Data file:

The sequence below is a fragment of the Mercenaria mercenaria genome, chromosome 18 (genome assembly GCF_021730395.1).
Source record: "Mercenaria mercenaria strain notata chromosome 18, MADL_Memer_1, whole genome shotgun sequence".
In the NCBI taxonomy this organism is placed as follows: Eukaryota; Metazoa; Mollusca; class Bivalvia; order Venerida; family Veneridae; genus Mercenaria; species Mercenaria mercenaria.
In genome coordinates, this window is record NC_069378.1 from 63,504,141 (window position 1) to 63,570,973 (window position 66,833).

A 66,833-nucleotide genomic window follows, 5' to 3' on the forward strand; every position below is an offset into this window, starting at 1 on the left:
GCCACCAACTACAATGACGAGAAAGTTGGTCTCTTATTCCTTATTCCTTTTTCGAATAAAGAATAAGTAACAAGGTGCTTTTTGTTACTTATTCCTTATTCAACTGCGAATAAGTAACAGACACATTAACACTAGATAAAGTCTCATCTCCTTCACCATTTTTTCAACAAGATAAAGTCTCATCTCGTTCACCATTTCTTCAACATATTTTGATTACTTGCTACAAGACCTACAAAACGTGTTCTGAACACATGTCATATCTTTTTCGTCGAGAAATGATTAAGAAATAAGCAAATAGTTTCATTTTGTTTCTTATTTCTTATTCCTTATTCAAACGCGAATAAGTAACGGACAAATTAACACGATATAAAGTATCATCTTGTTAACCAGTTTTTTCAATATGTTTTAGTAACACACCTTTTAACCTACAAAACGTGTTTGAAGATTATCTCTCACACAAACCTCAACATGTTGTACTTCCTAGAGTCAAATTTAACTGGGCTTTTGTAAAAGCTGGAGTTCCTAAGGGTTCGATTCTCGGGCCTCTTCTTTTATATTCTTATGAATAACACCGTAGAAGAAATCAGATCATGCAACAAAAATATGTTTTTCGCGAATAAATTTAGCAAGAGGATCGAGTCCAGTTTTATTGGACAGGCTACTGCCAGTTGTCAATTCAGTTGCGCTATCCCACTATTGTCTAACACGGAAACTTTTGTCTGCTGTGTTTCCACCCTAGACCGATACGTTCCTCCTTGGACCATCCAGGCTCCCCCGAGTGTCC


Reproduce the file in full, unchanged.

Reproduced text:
The sequence below is a fragment of the Mercenaria mercenaria genome, chromosome 18 (genome assembly GCF_021730395.1).
Source record: "Mercenaria mercenaria strain notata chromosome 18, MADL_Memer_1, whole genome shotgun sequence".
In the NCBI taxonomy this organism is placed as follows: Eukaryota; Metazoa; Mollusca; class Bivalvia; order Venerida; family Veneridae; genus Mercenaria; species Mercenaria mercenaria.
In genome coordinates, this window is record NC_069378.1 from 63,504,141 (window position 1) to 63,570,973 (window position 66,833).

A 66,833-nucleotide genomic window follows, 5' to 3' on the forward strand; every position below is an offset into this window, starting at 1 on the left:
GCCACCAACTACAATGACGAGAAAGTTGGTCTCTTATTCCTTATTCCTTTTTCGAATAAAGAATAAGTAACAAGGTGCTTTTTGTTACTTATTCCTTATTCAACTGCGAATAAGTAACAGACACATTAACACTAGATAAAGTCTCATCTCCTTCACCATTTTTTCAACAAGATAAAGTCTCATCTCGTTCACCATTTCTTCAACATATTTTGATTACTTGCTACAAGACCTACAAAACGTGTTCTGAACACATGTCATATCTTTTTCGTCGAGAAATGATTAAGAAATAAGCAAATAGTTTCATTTTGTTTCTTATTTCTTATTCCTTATTCAAACGCGAATAAGTAACGGACAAATTAACACGATATAAAGTATCATCTTGTTAACCAGTTTTTTCAATATGTTTTAGTAACACACCTTTTAACCTACAAAACGTGTTTGAAGATTATCTCTCACACAAACCTCAACATGTTGTACTTCCTAGAGTCAAATTTAACTGGGCTTTTGTAAAAGCTGGAGTTCCTAAGGGTTCGATTCTCGGGCCTCTTCTTTTATATTCTTATGAATAACACCGTAGAAGAAATCAGATCATGCAACAAAAATATGTTTTTCGCGAATAAATTTAGCAAGAGGATCGAGTCCAGTTTTATTGGACAGGCTACTGCCAGTTGTCAATTCAGTTGCGCTATCCCACTATTGTCTAACACGGAAACTTTTGTCTGCTGTGTTTCCACCCTAGACCGATACGTTCCTCCTTGGACCATCCAGGCTCCCCCGAGTGTCC